But sunflowers can be a useful plant in their own right.  As a farm product they can produce edible seeds, and sunflower oil, like soybean oil, has a multitude of food and industrial applications.  Plus, as flowers, sunflowers have a certain hardy and steady beauty that metaphorically symbolize happiness and hope.  It is probably the reason Kansas chose it as a State flower, more than the fact that Iowans hate it as a pernicious weed.

People can be sunflowers.  I know at this point you expect a little Trump bashing, as both Trump himself and Iowa Congressman Steve King are examples of sunflower people.  They thrive where you really don’t want them, and they are very hard to remove from your beloved country crop field.  But hopefully, the system will pull the racist weeds out of the soil by the roots so they don’t grow back right away.  Robert Mueller as special counsel has his farmer gloves on and he is already going up and down the rows.

So, enough about the weeds.

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Let’s talk about the sunflower people we all know and love.  They can be weeds, at times, too, but the most important things about them have to do with their basic flower-ness.  Just because they tend to vote Republican does not make them weeds.  They are all about a primary color.  Yellow.  That is the color of warmth and sunshine.  One thing that always holds true about sunflower people is that they definitely love the people they love, and while living in rural farming communities full of sunflower people, you will be warm in the embrace of a culture that knows how to keep you fed and happy.  Yellow is also the color of happiness.  Sunflower people know how to celebrate.  They get together in large family reunions with lots of grilling and lots of potato salad.  They can sing country western songs, and often play the guitar.  The women get together in quilt-making clubs that produce beautiful works of blanket art that makes you happy on cold winter nights.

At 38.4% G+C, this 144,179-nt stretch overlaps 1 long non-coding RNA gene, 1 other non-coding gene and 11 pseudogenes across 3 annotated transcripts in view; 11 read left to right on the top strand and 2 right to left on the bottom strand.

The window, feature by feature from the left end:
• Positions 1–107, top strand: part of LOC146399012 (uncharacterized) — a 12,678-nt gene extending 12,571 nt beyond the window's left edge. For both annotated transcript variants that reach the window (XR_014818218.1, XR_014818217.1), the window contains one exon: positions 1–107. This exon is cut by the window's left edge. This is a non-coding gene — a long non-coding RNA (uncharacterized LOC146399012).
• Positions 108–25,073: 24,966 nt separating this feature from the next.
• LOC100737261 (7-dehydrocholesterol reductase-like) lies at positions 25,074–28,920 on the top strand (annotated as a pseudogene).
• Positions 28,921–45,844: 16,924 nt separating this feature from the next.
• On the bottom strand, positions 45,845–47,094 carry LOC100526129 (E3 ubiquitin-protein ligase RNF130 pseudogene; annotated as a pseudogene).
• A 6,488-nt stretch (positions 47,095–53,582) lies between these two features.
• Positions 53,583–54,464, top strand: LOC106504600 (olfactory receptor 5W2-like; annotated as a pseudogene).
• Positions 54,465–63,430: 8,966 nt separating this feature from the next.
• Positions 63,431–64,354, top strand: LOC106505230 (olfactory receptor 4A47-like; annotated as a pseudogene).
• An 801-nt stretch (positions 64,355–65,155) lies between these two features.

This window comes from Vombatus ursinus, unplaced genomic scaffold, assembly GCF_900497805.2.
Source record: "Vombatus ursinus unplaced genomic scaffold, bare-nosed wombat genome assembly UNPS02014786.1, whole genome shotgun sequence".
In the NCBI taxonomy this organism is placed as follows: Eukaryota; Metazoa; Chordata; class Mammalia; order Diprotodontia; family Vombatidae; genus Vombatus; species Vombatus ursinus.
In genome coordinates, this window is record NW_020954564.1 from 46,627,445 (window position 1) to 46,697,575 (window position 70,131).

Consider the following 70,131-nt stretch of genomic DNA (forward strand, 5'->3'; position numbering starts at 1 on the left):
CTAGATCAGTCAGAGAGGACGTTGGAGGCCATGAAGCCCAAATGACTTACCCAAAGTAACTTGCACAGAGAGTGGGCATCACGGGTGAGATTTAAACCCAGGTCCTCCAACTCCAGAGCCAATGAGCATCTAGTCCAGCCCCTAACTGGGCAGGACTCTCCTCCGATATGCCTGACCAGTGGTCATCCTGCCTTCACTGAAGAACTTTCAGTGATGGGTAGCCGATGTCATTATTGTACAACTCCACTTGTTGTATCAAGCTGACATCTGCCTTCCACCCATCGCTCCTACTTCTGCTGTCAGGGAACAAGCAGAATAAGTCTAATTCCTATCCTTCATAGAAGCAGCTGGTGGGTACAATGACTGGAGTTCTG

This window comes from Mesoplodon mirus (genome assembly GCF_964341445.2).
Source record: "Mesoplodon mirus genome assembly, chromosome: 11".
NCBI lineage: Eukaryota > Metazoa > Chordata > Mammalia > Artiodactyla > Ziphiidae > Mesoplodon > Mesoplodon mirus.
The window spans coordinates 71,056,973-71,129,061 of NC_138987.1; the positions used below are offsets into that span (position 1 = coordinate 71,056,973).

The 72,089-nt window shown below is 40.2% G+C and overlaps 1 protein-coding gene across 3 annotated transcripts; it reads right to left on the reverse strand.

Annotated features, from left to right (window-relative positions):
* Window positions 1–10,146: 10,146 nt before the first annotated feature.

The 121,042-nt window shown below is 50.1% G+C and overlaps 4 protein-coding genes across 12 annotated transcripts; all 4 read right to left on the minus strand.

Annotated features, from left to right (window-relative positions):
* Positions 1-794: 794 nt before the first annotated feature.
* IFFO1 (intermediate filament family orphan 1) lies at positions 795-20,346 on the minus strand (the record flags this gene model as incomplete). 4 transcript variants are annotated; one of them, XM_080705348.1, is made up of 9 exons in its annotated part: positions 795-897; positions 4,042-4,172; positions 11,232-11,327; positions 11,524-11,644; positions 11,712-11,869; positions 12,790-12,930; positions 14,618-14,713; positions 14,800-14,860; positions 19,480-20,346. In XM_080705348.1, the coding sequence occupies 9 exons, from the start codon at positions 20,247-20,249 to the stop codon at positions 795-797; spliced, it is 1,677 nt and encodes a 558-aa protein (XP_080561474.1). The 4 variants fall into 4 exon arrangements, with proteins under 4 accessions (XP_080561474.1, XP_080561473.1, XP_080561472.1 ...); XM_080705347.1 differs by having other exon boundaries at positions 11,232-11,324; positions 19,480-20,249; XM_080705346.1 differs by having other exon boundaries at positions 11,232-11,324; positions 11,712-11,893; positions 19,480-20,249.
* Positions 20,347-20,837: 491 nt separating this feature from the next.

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And sunflower people have smiles that radiate who they are in the same way a sunflower does, mirroring the firey orb in the sky the flower is named after.

But make no mistake either.

Sunflower people can burn you with the force of their angry fire if you don’t do the right thing.  Their frowns and displeasure can wilt you under righteous heat.  And they can do it with just a disgusted look, leaving you as sunburned as a day at the nude beach without sunscreen.  They can take root in your life and take hold in a way that eventually takes over, like the sunflowers dominating the flower garden.  You had better pay heed, or your other blossoms are lost to you.

Well, that being said, I’ve already written too many words about it for today.  I know many sunflower people.  I live with some and was raised by others.  And you are probably surrounded by similar blooms yourself.

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How Mickey’s Brain Percolates

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I tend to do a lot of thinking about thinking.  I pay attention to what sources of input and images I use to bring the old brain to a boil.  It is entirely possible to turn into a malevolent moron in this age of Trumpalump Twitter Twit-Tweets if you pay too much attention to its anger-inducing misinformation and rage-ranting.  So I have to limit how much I think about calling Trump and the other elephant-heads names.  I enjoy it, true, but I really don’t want to become a malevolent moron.

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The anti-moron medicine comes in the form of remembering who I used to be and how problems were solved as an educator, mentor, and advocate for young people.  I remember how the times I used name-calling and anger in place of problem-solving tended to only make the problem worse.  If you deliberately brainstorm solutions to the problem instead, I have found that after you test several solutions and have them spectacularly fail, your persistance eventually yields a solution that works.

So when I think about how to proceed with the daily problems of life, especially the age-old question, “What the hell am I going to write about today?” I find that I tend to leap out of the box, think all around the outside landscape, and seize on something silly in a very round-about and experimental manner.